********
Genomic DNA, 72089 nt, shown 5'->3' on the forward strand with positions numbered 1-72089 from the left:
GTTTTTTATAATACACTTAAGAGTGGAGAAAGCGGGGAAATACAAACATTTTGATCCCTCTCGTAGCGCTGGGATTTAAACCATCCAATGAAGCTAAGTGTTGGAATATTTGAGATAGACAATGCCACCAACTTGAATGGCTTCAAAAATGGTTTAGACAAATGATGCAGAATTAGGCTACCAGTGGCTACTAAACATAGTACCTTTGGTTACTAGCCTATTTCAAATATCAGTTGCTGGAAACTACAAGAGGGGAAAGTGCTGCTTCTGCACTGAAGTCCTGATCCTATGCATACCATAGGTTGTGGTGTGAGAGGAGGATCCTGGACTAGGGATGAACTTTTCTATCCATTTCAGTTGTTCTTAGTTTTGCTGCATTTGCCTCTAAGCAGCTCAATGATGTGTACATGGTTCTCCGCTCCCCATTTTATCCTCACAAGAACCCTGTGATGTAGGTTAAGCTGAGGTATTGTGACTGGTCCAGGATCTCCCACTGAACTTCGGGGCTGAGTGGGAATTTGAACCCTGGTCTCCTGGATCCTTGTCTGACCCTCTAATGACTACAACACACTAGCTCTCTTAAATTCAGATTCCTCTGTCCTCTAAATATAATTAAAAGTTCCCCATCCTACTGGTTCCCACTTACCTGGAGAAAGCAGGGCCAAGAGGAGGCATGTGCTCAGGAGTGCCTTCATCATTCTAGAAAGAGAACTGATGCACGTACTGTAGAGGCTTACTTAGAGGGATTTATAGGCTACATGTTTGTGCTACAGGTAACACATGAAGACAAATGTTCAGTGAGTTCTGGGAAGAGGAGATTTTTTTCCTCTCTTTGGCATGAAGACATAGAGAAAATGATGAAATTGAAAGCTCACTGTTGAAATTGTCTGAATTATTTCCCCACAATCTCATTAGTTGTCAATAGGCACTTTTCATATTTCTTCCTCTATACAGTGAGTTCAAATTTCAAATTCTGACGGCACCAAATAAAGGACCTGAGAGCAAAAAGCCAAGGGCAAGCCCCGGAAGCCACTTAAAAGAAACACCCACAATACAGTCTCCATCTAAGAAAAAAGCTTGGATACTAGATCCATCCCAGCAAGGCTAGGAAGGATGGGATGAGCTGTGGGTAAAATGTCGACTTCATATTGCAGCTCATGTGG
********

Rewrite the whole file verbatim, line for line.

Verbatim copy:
Genomic DNA, 72089 nt, shown 5'->3' on the forward strand with positions numbered 1-72089 from the left:
GTTTTTTATAATACACTTAAGAGTGGAGAAAGCGGGGAAATACAAACATTTTGATCCCTCTCGTAGCGCTGGGATTTAAACCATCCAATGAAGCTAAGTGTTGGAATATTTGAGATAGACAATGCCACCAACTTGAATGGCTTCAAAAATGGTTTAGACAAATGATGCAGAATTAGGCTACCAGTGGCTACTAAACATAGTACCTTTGGTTACTAGCCTATTTCAAATATCAGTTGCTGGAAACTACAAGAGGGGAAAGTGCTGCTTCTGCACTGAAGTCCTGATCCTATGCATACCATAGGTTGTGGTGTGAGAGGAGGATCCTGGACTAGGGATGAACTTTTCTATCCATTTCAGTTGTTCTTAGTTTTGCTGCATTTGCCTCTAAGCAGCTCAATGATGTGTACATGGTTCTCCGCTCCCCATTTTATCCTCACAAGAACCCTGTGATGTAGGTTAAGCTGAGGTATTGTGACTGGTCCAGGATCTCCCACTGAACTTCGGGGCTGAGTGGGAATTTGAACCCTGGTCTCCTGGATCCTTGTCTGACCCTCTAATGACTACAACACACTAGCTCTCTTAAATTCAGATTCCTCTGTCCTCTAAATATAATTAAAAGTTCCCCATCCTACTGGTTCCCACTTACCTGGAGAAAGCAGGGCCAAGAGGAGGCATGTGCTCAGGAGTGCCTTCATCATTCTAGAAAGAGAACTGATGCACGTACTGTAGAGGCTTACTTAGAGGGATTTATAGGCTACATGTTTGTGCTACAGGTAACACATGAAGACAAATGTTCAGTGAGTTCTGGGAAGAGGAGATTTTTTTCCTCTCTTTGGCATGAAGACATAGAGAAAATGATGAAATTGAAAGCTCACTGTTGAAATTGTCTGAATTATTTCCCCACAATCTCATTAGTTGTCAATAGGCACTTTTCATATTTCTTCCTCTATACAGTGAGTTCAAATTTCAAATTCTGACGGCACCAAATAAAGGACCTGAGAGCAAAAAGCCAAGGGCAAGCCCCGGAAGCCACTTAAAAGAAACACCCACAATACAGTCTCCATCTAAGAAAAAAGCTTGGATACTAGATCCATCCCAGCAAGGCTAGGAAGGATGGGATGAGCTGTGGGTAAAATGTCGACTTCATATTGCAGCTCATGTGG